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Advice: Concerning SCSI & CD-R's

Posted on 1998-06-14
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Last Modified: 2010-04-26
Actually I have a couple of questions:
1) If I have a SCSI card installed and it has a internal connector and a external connector - And I am currently using the internal one for my internal Jaz drive and I have a scanner connected to the external one - IF I WAS TO PURCHASE ANOTHER INTERNAL DEVICE, HOW WOULD I BE ABLE TO HOOK IT TO THIS EXISTING CARD? In other words, Is it possible to have another internal device in the "chain"?
2) I am looking to buy a CD-R drive. I am trying to determine if I should be looking at a SCSI or IDE drive. I have used up all IRQ's already, So I am thinking I will need a SCSI drive. But then because of my first question, I am not sure whether I should be looking at a internal or external drive. Which would be my best choice under these circumstances?
3) I quess I could also consider putting the new drive in place of my existing CD drive but I would prefer to keep it. So I am asking you to give me advise on whether the SCSI drive would be better in any way than the IDE ?
4) Which make of drive is the best for the money? Recordable or re-recordable???
I know this may seem silly (or somewhat ignorant) to you but I really do not have anyone else to go to for this type of advise. I would prefer advise from someone who has a lot of experience in this area - Or leave question open for numerous responses. I will try to arrange points for all that respond.
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Question by:chinman
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jhance earned 100 total points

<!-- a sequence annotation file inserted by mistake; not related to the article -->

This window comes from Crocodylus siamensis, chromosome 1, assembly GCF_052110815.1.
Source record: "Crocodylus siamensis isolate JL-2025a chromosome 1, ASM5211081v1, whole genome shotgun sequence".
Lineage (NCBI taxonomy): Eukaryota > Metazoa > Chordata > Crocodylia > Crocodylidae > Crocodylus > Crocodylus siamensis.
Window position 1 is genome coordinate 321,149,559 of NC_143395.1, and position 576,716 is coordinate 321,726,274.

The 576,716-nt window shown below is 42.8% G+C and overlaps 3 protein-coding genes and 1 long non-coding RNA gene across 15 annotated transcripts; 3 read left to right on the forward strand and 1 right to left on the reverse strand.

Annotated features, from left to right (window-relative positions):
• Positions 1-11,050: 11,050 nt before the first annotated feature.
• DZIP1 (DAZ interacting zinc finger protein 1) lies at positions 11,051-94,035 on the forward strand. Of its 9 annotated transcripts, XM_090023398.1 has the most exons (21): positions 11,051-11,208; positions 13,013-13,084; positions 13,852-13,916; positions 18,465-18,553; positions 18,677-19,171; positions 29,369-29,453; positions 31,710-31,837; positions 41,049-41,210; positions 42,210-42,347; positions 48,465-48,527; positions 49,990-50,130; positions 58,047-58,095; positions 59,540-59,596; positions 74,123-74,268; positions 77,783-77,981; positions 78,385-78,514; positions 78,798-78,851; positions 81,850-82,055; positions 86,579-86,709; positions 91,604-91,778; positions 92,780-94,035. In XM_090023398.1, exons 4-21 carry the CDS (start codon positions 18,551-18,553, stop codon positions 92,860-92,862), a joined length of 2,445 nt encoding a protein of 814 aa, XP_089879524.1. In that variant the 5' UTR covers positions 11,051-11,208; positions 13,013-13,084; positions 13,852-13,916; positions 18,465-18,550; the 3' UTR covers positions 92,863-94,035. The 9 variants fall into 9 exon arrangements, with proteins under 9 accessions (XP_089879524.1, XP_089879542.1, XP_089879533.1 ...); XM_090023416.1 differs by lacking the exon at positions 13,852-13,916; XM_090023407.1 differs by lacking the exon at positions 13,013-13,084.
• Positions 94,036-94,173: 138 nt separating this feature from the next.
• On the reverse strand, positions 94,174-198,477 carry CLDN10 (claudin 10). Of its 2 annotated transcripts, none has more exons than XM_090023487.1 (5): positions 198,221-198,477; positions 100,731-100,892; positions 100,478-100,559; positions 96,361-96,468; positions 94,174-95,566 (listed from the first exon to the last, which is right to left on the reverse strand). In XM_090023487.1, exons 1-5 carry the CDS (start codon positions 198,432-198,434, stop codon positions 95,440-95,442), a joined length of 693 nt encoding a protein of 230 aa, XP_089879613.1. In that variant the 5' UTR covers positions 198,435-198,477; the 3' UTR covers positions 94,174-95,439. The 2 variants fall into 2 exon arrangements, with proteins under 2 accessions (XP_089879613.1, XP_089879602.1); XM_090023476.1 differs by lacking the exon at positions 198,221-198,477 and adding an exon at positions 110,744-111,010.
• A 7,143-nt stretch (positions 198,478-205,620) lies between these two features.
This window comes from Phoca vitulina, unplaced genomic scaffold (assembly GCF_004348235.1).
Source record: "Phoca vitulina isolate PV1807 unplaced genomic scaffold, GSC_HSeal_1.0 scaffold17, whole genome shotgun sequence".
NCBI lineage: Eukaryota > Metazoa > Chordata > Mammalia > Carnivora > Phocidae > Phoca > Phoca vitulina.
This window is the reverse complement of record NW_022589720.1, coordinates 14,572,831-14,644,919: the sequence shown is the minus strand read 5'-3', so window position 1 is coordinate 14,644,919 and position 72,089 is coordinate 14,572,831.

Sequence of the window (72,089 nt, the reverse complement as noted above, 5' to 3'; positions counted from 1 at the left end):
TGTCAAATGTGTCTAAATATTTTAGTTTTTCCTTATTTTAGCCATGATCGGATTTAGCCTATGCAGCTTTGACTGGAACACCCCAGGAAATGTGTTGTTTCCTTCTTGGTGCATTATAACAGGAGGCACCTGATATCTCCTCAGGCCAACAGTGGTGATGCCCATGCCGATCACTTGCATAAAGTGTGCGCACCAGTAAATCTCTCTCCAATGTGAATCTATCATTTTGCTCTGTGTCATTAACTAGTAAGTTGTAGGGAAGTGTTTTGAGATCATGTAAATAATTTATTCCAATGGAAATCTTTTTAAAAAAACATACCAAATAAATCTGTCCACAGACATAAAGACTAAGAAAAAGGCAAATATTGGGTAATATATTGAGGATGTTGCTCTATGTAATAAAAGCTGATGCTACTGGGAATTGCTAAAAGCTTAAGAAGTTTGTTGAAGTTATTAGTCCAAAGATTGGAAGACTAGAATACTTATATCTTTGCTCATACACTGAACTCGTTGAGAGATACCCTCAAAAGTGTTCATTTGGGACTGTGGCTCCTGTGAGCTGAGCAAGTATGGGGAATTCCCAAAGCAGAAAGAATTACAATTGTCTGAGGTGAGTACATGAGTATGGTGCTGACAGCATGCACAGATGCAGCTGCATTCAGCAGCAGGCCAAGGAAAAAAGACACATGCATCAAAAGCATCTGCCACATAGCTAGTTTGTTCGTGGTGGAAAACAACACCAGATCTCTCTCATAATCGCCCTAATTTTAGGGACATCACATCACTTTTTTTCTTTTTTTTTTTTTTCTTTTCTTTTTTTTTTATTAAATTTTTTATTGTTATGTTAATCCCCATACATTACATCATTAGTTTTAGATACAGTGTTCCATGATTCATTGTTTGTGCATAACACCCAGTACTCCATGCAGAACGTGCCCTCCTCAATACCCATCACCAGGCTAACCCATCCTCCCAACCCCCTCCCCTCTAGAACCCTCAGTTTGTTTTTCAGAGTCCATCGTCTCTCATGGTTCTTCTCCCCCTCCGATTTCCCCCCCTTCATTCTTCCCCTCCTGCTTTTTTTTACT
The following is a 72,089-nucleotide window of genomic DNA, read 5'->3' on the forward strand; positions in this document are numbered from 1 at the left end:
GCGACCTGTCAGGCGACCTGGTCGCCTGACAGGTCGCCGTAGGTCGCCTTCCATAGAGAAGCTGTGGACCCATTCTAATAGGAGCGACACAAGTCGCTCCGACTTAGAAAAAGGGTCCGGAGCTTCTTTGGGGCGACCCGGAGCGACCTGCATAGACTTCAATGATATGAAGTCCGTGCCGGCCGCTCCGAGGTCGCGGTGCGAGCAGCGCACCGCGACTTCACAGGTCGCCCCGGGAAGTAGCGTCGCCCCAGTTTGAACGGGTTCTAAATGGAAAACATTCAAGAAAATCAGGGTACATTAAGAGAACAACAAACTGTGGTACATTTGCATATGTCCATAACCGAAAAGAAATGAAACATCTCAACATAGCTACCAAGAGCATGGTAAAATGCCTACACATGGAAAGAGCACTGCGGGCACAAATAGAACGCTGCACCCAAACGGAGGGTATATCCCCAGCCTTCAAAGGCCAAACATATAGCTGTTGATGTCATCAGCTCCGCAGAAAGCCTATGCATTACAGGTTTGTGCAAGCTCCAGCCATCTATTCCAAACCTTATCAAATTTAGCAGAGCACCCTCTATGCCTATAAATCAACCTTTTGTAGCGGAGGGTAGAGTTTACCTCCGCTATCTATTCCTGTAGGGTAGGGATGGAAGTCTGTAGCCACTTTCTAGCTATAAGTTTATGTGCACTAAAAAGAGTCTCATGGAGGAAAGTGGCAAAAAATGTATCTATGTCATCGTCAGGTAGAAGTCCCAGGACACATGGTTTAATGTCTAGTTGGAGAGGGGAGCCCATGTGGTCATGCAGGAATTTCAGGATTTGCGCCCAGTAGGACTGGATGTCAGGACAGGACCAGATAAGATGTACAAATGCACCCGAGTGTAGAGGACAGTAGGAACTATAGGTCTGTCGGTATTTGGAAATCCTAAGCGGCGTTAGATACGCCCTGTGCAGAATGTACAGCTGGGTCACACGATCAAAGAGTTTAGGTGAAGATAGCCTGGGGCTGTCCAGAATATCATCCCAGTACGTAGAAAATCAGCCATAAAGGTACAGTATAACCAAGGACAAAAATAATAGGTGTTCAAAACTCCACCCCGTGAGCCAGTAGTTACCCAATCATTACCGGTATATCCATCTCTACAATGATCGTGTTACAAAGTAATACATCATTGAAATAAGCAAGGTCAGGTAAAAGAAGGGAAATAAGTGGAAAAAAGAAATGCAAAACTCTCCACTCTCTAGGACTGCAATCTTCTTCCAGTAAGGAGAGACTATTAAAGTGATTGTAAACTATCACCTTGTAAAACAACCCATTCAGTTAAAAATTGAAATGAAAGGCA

ID: 1136067
1) The internal and external SCSI busses are connected together (on MOST SCSI cards) so you can have up to 7 devices total between the internal and external.  You may need to get another internal SCSI cable with an additional SCSI connector if the one you have doesn't have enough.

2) If you already have a SCSI controller, then by all means get a SCSI CD-R.  Get an external for maximum ease of installation and if you are short on drive bays.  Otherwise, performance and specs are the same.  Externals usually cost about US$50 more for the case, power supply, etc.

3) This depends.  On my system, my CDROM was 32X and I didn't want to remove it to put in a slow 6X read/2X write CD-R.  So I put both in.  If, however, your CDROM is 4X, then you could consider it an upgrade.

4) Today, the CD-R is in the "sweet spot", especially the media.  In many places, they're free.  I've bought a bunch recently for $20/10 disks with a $20 rebate.  CD-RW drives are about 2X the price with media still >US$10 each.
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